Dir. Bruce Robinson
(2011, R, 120 min)
There’s a scene in The Rum Diary in which Paul Kemp (Johnny Depp) plays a game of chicken with his love interest, Chenault (Amber Heard); he steps on the gas in his borrowed convertible until one of them screams, but without warning they approach a dead end and must screech to a halt just before sailing off the edge of a dock. The film is a bit like that. It propels heedlessly forward, with no clear direction or guiding purpose, and then all of a sudden it hits the brake. “Where is this going?” we wonder. Nowhere, is the answer – exactly where it started.
Its protagonist has no rooting value. Paul is a “journalist” who in 1960 takes a job at a Puerto Rico newspaper on its last legs. I put the word in quotes because there are few scenes at the newspaper office and fewer scenes of journalism. Most of his time is spent having misadventures, half of them involving alcohol, the other half involving hangovers. He’s also a struggling novelist who laments his lack of creative voice; he occasionally finds one for brief periods of typing and pretentious voice-overs, but then it’s back to drinking. The film makes it hard to care about Paul because Paul doesn’t care about anything for more than a few minutes at a time. There are a few disingenuous moments of outrage over the treatment of Puerto Ricans, but little follow-through. The newspaper should cover such issues of inequality, Paul argues, but his editor (Richard Jenkins) rejects the pitch with a cynical speech that represents the best dialogue in the film. Oh well, back to drinking.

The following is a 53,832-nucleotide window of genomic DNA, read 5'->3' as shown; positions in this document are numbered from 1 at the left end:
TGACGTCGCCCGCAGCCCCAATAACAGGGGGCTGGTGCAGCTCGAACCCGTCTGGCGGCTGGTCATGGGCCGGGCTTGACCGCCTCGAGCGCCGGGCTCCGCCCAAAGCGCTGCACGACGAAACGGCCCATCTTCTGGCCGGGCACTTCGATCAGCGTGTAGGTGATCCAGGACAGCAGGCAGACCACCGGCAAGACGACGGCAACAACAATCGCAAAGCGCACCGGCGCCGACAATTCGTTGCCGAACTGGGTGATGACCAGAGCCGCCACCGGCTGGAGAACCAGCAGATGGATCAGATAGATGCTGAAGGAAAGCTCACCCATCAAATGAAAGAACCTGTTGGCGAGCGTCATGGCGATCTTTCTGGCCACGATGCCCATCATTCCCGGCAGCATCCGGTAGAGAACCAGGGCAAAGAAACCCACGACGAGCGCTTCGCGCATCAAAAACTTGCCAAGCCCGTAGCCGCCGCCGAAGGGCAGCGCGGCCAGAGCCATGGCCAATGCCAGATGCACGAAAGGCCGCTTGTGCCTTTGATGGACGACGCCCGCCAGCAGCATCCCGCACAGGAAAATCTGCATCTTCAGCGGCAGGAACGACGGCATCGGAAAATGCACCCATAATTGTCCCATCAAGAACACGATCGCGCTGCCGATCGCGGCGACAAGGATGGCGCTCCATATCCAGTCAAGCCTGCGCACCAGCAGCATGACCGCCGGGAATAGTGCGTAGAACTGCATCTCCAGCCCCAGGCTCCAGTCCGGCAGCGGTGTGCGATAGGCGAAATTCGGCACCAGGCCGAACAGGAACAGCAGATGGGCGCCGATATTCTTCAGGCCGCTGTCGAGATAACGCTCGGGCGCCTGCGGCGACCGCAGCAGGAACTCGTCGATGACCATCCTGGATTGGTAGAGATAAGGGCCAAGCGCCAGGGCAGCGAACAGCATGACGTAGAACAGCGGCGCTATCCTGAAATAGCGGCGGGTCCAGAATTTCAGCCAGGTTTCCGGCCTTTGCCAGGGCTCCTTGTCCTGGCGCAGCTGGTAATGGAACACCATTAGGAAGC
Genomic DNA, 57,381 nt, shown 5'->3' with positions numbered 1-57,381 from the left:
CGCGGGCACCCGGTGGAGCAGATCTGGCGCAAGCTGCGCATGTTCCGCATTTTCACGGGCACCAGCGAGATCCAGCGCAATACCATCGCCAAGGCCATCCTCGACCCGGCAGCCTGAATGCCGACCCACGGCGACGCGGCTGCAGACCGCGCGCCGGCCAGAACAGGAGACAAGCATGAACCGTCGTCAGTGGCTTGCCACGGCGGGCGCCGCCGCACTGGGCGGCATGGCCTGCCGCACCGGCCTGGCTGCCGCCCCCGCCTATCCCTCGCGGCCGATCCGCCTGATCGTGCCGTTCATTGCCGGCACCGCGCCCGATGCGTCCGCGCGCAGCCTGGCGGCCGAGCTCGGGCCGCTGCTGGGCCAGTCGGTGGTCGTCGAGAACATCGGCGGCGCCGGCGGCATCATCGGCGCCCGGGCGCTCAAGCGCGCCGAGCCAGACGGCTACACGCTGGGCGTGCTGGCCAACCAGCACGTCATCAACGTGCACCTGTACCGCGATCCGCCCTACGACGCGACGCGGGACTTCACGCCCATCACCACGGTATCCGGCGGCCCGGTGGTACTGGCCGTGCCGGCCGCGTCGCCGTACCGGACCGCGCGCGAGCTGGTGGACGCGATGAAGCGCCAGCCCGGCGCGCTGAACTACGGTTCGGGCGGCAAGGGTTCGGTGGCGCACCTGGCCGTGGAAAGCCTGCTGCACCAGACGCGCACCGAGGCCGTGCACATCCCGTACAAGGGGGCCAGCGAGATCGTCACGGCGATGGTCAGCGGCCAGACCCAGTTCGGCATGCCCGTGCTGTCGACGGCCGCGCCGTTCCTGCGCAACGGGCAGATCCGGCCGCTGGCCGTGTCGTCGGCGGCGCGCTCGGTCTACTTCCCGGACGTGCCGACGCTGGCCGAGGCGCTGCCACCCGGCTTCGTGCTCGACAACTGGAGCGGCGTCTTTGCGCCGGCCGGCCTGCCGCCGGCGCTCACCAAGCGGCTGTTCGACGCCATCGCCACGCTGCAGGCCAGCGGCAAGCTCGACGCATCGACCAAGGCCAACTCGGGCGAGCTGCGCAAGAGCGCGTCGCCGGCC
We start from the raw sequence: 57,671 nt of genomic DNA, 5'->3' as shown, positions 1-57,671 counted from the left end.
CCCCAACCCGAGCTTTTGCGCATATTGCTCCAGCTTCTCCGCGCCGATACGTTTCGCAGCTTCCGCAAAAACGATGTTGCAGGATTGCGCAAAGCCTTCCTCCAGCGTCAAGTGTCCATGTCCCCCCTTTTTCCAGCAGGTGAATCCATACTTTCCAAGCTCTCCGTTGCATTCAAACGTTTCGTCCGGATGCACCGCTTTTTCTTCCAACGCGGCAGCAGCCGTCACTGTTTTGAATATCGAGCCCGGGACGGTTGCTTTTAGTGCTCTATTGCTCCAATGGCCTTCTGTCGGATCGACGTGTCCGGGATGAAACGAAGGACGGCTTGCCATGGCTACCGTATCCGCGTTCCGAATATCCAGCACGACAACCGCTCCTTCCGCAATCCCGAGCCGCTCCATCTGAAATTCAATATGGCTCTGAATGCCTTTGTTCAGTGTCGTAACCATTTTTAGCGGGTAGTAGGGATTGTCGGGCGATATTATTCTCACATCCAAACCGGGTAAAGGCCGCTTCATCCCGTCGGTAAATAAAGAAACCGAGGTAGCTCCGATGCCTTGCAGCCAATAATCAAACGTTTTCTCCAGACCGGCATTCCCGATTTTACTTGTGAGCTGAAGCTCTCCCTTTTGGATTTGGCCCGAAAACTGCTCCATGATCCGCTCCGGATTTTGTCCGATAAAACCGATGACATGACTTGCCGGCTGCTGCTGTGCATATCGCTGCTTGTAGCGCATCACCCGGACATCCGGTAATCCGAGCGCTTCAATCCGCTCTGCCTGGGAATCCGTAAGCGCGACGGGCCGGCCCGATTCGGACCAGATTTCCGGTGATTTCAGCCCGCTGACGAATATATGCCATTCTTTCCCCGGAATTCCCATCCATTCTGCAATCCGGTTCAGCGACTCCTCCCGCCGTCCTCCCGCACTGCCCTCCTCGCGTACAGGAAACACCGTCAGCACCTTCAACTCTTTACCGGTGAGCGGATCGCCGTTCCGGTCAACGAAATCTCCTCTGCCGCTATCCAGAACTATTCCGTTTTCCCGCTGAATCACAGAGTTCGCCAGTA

Bruce Robinson wrote and directed the film, based on the novel by gonzo journalist Hunter S. Thompson, who was known for his heavy use of drugs and alcohol. The Rum Diary is certainly true to that, but where’s the story here? The main plot is about a corrupt developer (Aaron Eckhart) and an illegal plot to build new hotels, but Paul’s interest is not in justice; he only wants to have sex with Chenault, the developer’s fiancee. He claims at one point to be in love with her, but I’m not buying that either. His commitment to her, as to his job and social justice, is fleeting at best. None of these storylines pay off; the film culminates in a non-ending that is all the more frustrating because it’s preceded by a non-movie.
Set in Puerto Rico, it’s only tangentially interested in Puerto Ricans, except as objects of poverty-sympathy and to provide exotic background color. My mother was a child in Puerto Rico at the time the film takes place. She’d certainly recognize, as I did, the distinctive chirping of coquis. She might have memories of cockfights. Probably not of hermaphroditic witch doctors, though. And I’ll have to ask her about the alcoholic gringos.